Are there any other special Vesalius events or projects you are involved with?  
I am involved in the organization of a series of surrounding events to the Vesalius conference.

  • I will be curating the exhibition Fabricae Vitae, meaning "the stuff of life" together with artist Eleanor Crook and Robert Devcic from GV-Art, a London gallery specializing in art and science. This art exhibition will be showcasing a number of contemporary, renowned medical artists in addition to Elenoar Crook and myself. The exhibition will premiere in Zakynthos and then travel to England and on to Antwerp. We also hope it will be shown in Riga, Berlin, Moscow and cities in the US.
  • I am also involved with the documentary film Fabrica Vitae, about science, art and philosophy at the cutting edge, in collaboration with Andere Wereld Films. As Vesalius said, "Genius lives on, all else is mortal." The film will show the wonder of corporal anatomy as we know it and explore the revolutionary technological, physical enhancements which have transformed and will further change the future of the "organic carbon man". The speakers in this documentary share an intense passion to understand the physical body, and in their research they often push against the boundaries of our knowledge and social acceptance. They experiment with the crossover between art and science to create innovative ideas. They deserve to be heralded, like Vesalius, as brave and great pioneers.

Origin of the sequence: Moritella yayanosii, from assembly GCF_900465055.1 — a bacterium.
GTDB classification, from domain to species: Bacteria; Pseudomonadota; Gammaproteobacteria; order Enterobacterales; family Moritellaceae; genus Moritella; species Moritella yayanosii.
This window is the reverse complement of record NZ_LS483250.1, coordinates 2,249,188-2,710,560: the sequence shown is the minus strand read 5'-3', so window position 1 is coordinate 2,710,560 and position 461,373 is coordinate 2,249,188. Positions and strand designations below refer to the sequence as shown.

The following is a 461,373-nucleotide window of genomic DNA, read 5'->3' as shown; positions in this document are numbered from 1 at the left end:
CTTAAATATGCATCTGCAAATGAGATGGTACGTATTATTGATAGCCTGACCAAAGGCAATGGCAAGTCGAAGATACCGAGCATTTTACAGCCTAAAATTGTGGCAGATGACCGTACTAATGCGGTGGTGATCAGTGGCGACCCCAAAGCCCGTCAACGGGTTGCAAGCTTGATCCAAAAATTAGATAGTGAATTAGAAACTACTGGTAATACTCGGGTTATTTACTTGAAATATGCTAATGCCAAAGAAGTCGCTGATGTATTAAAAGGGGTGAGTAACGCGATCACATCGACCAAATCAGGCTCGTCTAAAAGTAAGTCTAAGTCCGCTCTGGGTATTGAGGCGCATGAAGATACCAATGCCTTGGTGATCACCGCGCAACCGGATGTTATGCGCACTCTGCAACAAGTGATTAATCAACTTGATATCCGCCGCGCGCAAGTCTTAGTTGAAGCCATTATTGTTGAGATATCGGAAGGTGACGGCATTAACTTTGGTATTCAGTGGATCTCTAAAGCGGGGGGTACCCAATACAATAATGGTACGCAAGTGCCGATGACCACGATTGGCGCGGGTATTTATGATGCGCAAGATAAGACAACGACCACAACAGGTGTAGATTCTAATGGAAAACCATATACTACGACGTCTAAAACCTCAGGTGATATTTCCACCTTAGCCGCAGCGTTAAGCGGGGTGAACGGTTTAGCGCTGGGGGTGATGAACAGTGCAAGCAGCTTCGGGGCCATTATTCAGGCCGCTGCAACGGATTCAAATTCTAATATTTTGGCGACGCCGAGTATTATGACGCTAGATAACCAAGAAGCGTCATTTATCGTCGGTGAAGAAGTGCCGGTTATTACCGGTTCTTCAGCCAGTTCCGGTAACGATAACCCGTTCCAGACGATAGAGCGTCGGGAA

• Another project I am involved with is the making of a new Vesalius monument, together with Richard Neave. We would like to put forward proposals for a new monument. It would be a sculpture of an écorché, or muscle man, modeled after one of the écorché's in Vesalius' De Humani Corporis Fabrica, holding a half skull, with a half of a facial reconstruction of Vesalius' head. If we are unsuccessful in finding the skull, we will work from known images of Vesalius and perform an 'inside-out' facial reconstruction... or should we say from the 'outside in'. The resulting sculpture will be cast in a lasting material as a fitting tribute for the 500th anniversary of the great anatomist and humanist.
    To fund this monument, we have made the sculpture of Vesalius's head, half reconstruction and half portrait. This will be cast in bronze will be given to any sponsor who will donate EUR 5,000 or more to fund the making of our new monument. The sculpture will be a copy of the original, which will be placed in the hands of the écorché sculpture on Zakynthos.